After 24 hours of Mountain Lion, and 24 hours of Poker Copilot being Mountain Lion friendly, I’ve not heard of any problems. This is a huge relief for me. I’ve been running developer previews of Mountain Lion for some months, and it quickly became clear that Mountain Lion was going to cause some grief for small software companies if they didn’t get their software modified for Gatekeeper. Mountain Lion refuses to open many newly downloaded applications. You get messages like this:
There are work-arounds; if you encounter software like this, you can either:
right-click (or ctrl-click) the downloaded application and click Open. You’ll see this:
Turn Gatekeeper off. In System Preferences, go to Security & Privacy, select the General panel, and set “Allow applications downloaded from:” to “Anywhere”:
Today Apple is releasing OS X 10.8, also known as OS X Mountain Lion. This introduces a new technology called Gatekeeper. By default it prevents many applications for being installed, unless the applications have met some standards for ensuring they can’t easily be hacked to contain malicious code.
Today’s update meets the requirements for Mountain Lion and Gatekeeper.
Changes for OS X Mountain Lion’s (OS X 10.8) Gatekeeper feature.
Hand replayer can now be resized
Improved handling of Merge Network hands where a player goes all-in as a consequence of posting a blind
A friend of mine started using Poker Copilot recently. At first she found the statistics mystifying, so here’s the advice I’d give her – and others. Agree with me? Disagree? Add you opinion in the comments.
When you start using Poker Copilot, the statistics can be confusing. Here’s how to make sense of the “big three” statistics:
Voluntarily Put $ in Pot (VPiP)
Preflop Raise (PFR) Post-flop
Aggression Frequency (Agg)
The first thing you should do with Poker Copilot is evaluate your own playing style using these statistics.
Voluntarily Put $ in Pot (VPiP)
This measures how often you voluntarily invested money into a hand. Paying the big blind, the small blind, or the ante is not considered voluntary. Therefore this percentage indicates how often you called, bet, or raised. The lower this value, the tighter your hand selection is. The higher, the looser.
What is a good VPIP range?
Tight is right.
Simple answer: between 15% and 20%. This assumes you want to play tightly, you are playing micro-stakes, and you are playing on full ring tables.
Now the more complicated answer: it depends a lot. If you are still learning to play good poker, then you should be very selective in which hands you play, so your VPIP might acceptably be a tad lower than 15%. The less people on the table, the more hands you can play. If you are on a table full of ultratight players, you can also loosen up. An experienced player who understands the subtleties of the game can get away with a VPIP between 20% and 27%.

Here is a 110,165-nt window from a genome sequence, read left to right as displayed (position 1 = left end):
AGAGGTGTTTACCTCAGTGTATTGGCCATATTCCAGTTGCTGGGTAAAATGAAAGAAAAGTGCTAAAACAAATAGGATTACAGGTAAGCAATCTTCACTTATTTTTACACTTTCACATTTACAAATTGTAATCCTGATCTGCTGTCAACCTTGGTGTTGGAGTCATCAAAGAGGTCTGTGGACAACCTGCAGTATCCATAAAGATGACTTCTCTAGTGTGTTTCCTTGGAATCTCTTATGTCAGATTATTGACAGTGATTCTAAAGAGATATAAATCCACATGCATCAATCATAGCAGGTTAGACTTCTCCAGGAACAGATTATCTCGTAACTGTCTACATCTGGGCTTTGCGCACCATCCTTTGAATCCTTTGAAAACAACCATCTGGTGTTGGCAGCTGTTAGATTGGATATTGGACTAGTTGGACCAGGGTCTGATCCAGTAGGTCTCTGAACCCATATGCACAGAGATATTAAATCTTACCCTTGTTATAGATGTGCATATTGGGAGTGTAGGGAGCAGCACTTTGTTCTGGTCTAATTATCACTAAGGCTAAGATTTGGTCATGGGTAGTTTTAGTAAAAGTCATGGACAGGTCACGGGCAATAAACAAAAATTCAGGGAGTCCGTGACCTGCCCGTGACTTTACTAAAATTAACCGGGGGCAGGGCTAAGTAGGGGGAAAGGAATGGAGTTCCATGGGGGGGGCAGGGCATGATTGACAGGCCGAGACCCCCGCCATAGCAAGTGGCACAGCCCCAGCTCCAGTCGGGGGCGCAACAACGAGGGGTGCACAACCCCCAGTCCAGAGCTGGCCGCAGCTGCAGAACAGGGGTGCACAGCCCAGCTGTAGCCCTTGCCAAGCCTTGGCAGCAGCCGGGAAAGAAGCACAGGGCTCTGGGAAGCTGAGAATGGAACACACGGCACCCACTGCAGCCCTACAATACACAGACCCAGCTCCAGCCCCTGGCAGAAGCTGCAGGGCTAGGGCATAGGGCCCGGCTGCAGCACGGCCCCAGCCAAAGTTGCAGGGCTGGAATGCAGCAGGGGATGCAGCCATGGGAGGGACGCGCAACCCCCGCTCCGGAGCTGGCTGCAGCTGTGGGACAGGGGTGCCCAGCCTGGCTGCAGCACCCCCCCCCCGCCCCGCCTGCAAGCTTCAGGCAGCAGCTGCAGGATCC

Preflop Raise (PFR)
Limping is for losers.
The PFR statistic indicates how often you have raised before the flop is seen. A high value is an indicator of an aggressive player. A low value indicates a passive player. Good players are aggressive players.
Your PFR has a possible range of 0% to the value of your VPIP. e.g. if your VPIP is 20%, then your PFR can’t be higher than 20%. Ideally it should be a little lower than your VPIP, but not much lower.
Poor players and beginners tend to timidly fold or call preflop. Good players tend to fold or raise preflop, especially if no other players have yet raised.
What is a good PFR range?
Between 2% and 3% lower than VPIP. If your VPIP is 15%, PFR should be about 12%. These two numbers in combination, indicate that you are only playing quality hole cards, and you are predominantly raising with them pre-flop. In other words, you are playing how most poker books and poker forums say you should play.
Post-flop Aggression Frequency (Agg)
Agg indicates how aggressively you play post-flop. The higher this number, the more aggressively you are playing. This must be interpreted in combination with VPIP. Players who see very few flops will naturally tend to have a higher aggression percentage because they are only playing top-quality hole cards.
Poor players play timidly post-flop. They’ll check or call too often. Good players know to play good hands aggressively post-flop:
because players with speculative hands are forced to fold before they get free cards
because if they hit the flop or have a dominating hand, a bet or raise will increase their return
What is a good Agg range?
50% to 60% is ideal , assuming that you have a VPIP of 15% to 20%. Much higher, and you are probably overplaying speculative hands and bad hands. Leave the bluffing for the movies and for live play. Much lower and you are not playing your good hands strongly post-flop.
Want to know more?
Here are two good, recent books that have excellent sections on using poker statistics:
Up till now Poker Copilot’s hand replayer has always been at a fixed size. The next update will allow you to resize the replayer. Instead of this:
You can have this:
I’ll state clearly now that this is not perfect. The cards don’t scale well, as the card graphics I have are intended to be used at a pretty small size. At a large size they look like they are from an 80’s video game. I looked around the Internet for some free scaleable playing card graphics, but the ones I found were not suitable. They look good when large, but have to
o much detail when small. If you know of some good, free, playing card graphics I can use for the replayer please do let me know.